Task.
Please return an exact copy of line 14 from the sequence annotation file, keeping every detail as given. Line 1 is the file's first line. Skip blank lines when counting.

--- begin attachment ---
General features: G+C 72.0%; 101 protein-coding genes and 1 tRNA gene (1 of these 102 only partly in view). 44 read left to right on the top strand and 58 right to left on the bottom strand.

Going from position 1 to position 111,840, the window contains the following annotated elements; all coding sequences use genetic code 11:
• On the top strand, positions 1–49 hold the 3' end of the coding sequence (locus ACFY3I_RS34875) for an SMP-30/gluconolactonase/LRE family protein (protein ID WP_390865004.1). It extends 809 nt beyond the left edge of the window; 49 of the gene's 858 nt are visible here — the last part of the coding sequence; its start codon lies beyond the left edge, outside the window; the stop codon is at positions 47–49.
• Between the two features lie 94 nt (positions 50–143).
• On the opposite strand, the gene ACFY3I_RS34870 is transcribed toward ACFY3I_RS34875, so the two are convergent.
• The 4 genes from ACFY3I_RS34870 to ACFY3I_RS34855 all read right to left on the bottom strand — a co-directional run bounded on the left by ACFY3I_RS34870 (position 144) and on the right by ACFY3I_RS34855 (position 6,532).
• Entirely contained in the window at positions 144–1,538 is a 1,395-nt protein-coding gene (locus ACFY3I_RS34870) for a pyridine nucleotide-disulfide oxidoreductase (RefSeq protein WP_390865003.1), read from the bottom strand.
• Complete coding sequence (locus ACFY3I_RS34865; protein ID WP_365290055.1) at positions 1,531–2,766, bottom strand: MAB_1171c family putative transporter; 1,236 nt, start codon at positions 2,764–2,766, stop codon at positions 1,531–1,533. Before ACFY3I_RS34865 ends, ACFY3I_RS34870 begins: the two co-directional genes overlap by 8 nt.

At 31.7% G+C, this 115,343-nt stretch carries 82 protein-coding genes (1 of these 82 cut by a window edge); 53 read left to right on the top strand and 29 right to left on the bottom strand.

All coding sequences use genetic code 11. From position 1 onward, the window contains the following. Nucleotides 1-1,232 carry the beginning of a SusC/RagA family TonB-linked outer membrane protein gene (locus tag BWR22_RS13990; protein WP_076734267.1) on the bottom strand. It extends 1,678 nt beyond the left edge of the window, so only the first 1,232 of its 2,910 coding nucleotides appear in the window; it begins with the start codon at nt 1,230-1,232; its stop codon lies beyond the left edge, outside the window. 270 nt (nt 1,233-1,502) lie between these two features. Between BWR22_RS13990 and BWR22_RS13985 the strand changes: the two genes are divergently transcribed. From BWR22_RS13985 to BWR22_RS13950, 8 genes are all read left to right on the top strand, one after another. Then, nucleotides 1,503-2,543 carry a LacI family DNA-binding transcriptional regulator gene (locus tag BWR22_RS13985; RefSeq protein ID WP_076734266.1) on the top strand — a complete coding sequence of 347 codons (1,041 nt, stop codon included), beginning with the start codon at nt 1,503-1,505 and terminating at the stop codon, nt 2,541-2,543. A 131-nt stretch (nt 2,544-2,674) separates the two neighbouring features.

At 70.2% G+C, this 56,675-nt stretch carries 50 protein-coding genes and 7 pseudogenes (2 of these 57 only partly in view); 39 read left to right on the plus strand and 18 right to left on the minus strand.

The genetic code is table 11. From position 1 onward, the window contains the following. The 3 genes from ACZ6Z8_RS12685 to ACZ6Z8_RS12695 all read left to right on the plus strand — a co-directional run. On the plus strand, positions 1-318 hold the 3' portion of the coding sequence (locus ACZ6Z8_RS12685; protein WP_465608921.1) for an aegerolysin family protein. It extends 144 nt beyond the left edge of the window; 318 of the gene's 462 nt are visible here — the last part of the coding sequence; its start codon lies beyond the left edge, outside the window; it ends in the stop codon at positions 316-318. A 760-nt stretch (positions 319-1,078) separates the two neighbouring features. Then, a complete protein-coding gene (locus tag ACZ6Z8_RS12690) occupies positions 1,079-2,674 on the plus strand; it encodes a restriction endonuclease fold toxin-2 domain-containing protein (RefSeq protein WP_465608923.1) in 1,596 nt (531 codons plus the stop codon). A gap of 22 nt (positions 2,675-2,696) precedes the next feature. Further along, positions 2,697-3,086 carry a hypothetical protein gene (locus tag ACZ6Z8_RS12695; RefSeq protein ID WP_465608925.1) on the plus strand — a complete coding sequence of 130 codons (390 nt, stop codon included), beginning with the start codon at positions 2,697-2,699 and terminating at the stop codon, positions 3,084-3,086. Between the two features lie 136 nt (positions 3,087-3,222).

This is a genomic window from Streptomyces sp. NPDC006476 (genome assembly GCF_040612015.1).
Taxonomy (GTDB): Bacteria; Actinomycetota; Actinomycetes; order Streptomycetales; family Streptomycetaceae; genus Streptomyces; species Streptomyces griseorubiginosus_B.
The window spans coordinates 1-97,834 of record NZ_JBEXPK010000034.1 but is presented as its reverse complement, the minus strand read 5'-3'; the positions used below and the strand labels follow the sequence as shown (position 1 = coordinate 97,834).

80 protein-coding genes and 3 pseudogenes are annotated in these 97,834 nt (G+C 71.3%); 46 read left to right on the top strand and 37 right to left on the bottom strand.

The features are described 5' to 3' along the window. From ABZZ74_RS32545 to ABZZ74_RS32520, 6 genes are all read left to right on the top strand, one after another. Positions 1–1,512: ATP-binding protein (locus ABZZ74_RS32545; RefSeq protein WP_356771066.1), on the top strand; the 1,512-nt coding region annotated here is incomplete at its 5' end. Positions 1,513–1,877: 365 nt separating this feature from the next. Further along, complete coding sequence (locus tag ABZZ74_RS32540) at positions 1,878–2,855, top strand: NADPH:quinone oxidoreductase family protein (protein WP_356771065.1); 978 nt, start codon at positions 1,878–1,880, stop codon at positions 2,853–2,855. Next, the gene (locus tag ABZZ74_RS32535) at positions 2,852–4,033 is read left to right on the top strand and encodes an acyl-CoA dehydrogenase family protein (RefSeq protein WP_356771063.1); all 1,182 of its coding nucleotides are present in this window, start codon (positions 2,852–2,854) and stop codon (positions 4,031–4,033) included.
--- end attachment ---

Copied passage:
Taxonomy (GTDB): Bacteria; Actinomycetota; Actinomycetes; order Streptomycetales; family Streptomycetaceae; genus Streptomyces; species Streptomyces griseorubiginosus_B.